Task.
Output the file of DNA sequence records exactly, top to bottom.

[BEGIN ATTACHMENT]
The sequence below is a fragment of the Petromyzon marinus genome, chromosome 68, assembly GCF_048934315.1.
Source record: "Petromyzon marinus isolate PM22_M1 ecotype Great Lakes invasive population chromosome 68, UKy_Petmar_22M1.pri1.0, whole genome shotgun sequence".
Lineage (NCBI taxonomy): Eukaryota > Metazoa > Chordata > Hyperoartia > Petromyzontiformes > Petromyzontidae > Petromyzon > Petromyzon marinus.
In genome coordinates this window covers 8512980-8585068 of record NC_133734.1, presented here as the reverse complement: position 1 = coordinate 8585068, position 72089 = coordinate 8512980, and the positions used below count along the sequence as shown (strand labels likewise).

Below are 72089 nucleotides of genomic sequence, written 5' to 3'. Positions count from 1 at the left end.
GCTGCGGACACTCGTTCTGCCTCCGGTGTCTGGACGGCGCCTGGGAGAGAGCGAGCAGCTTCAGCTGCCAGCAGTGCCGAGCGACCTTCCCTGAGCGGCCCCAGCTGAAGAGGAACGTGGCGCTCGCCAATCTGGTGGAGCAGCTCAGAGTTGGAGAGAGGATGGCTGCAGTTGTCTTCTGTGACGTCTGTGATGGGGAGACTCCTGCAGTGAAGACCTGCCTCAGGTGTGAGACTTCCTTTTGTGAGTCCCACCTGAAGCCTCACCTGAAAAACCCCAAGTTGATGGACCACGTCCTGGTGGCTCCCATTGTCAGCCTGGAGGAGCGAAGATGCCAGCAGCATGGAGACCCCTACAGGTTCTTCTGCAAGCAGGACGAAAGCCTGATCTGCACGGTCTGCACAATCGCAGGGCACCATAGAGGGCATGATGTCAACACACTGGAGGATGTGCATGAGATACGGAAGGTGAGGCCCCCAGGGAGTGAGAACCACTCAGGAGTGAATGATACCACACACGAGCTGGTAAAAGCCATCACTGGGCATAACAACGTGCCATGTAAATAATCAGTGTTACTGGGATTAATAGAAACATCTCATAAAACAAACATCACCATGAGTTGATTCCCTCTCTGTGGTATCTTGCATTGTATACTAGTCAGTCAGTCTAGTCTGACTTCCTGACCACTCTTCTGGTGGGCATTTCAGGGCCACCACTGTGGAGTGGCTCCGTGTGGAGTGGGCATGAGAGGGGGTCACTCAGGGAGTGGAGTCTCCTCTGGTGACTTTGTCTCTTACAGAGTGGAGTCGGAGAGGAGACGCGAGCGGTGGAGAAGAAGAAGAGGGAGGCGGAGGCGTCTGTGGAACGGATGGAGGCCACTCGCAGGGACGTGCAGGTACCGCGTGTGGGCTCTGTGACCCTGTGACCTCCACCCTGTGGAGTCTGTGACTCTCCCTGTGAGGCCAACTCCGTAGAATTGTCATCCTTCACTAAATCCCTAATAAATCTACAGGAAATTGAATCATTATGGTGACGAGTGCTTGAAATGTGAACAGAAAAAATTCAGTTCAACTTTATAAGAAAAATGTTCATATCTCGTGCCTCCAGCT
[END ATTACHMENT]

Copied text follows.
The sequence below is a fragment of the Petromyzon marinus genome, chromosome 68, assembly GCF_048934315.1.
Source record: "Petromyzon marinus isolate PM22_M1 ecotype Great Lakes invasive population chromosome 68, UKy_Petmar_22M1.pri1.0, whole genome shotgun sequence".
Lineage (NCBI taxonomy): Eukaryota > Metazoa > Chordata > Hyperoartia > Petromyzontiformes > Petromyzontidae > Petromyzon > Petromyzon marinus.
In genome coordinates this window covers 8512980-8585068 of record NC_133734.1, presented here as the reverse complement: position 1 = coordinate 8585068, position 72089 = coordinate 8512980, and the positions used below count along the sequence as shown (strand labels likewise).

Below are 72089 nucleotides of genomic sequence, written 5' to 3'. Positions count from 1 at the left end.
GCTGCGGACACTCGTTCTGCCTCCGGTGTCTGGACGGCGCCTGGGAGAGAGCGAGCAGCTTCAGCTGCCAGCAGTGCCGAGCGACCTTCCCTGAGCGGCCCCAGCTGAAGAGGAACGTGGCGCTCGCCAATCTGGTGGAGCAGCTCAGAGTTGGAGAGAGGATGGCTGCAGTTGTCTTCTGTGACGTCTGTGATGGGGAGACTCCTGCAGTGAAGACCTGCCTCAGGTGTGAGACTTCCTTTTGTGAGTCCCACCTGAAGCCTCACCTGAAAAACCCCAAGTTGATGGACCACGTCCTGGTGGCTCCCATTGTCAGCCTGGAGGAGCGAAGATGCCAGCAGCATGGAGACCCCTACAGGTTCTTCTGCAAGCAGGACGAAAGCCTGATCTGCACGGTCTGCACAATCGCAGGGCACCATAGAGGGCATGATGTCAACACACTGGAGGATGTGCATGAGATACGGAAGGTGAGGCCCCCAGGGAGTGAGAACCACTCAGGAGTGAATGATACCACACACGAGCTGGTAAAAGCCATCACTGGGCATAACAACGTGCCATGTAAATAATCAGTGTTACTGGGATTAATAGAAACATCTCATAAAACAAACATCACCATGAGTTGATTCCCTCTCTGTGGTATCTTGCATTGTATACTAGTCAGTCAGTCTAGTCTGACTTCCTGACCACTCTTCTGGTGGGCATTTCAGGGCCACCACTGTGGAGTGGCTCCGTGTGGAGTGGGCATGAGAGGGGGTCACTCAGGGAGTGGAGTCTCCTCTGGTGACTTTGTCTCTTACAGAGTGGAGTCGGAGAGGAGACGCGAGCGGTGGAGAAGAAGAAGAGGGAGGCGGAGGCGTCTGTGGAACGGATGGAGGCCACTCGCAGGGACGTGCAGGTACCGCGTGTGGGCTCTGTGACCCTGTGACCTCCACCCTGTGGAGTCTGTGACTCTCCCTGTGAGGCCAACTCCGTAGAATTGTCATCCTTCACTAAATCCCTAATAAATCTACAGGAAATTGAATCATTATGGTGACGAGTGCTTGAAATGTGAACAGAAAAAATTCAGTTCAACTTTATAAGAAAAATGTTCATATCTCGTGCCTCCAGCT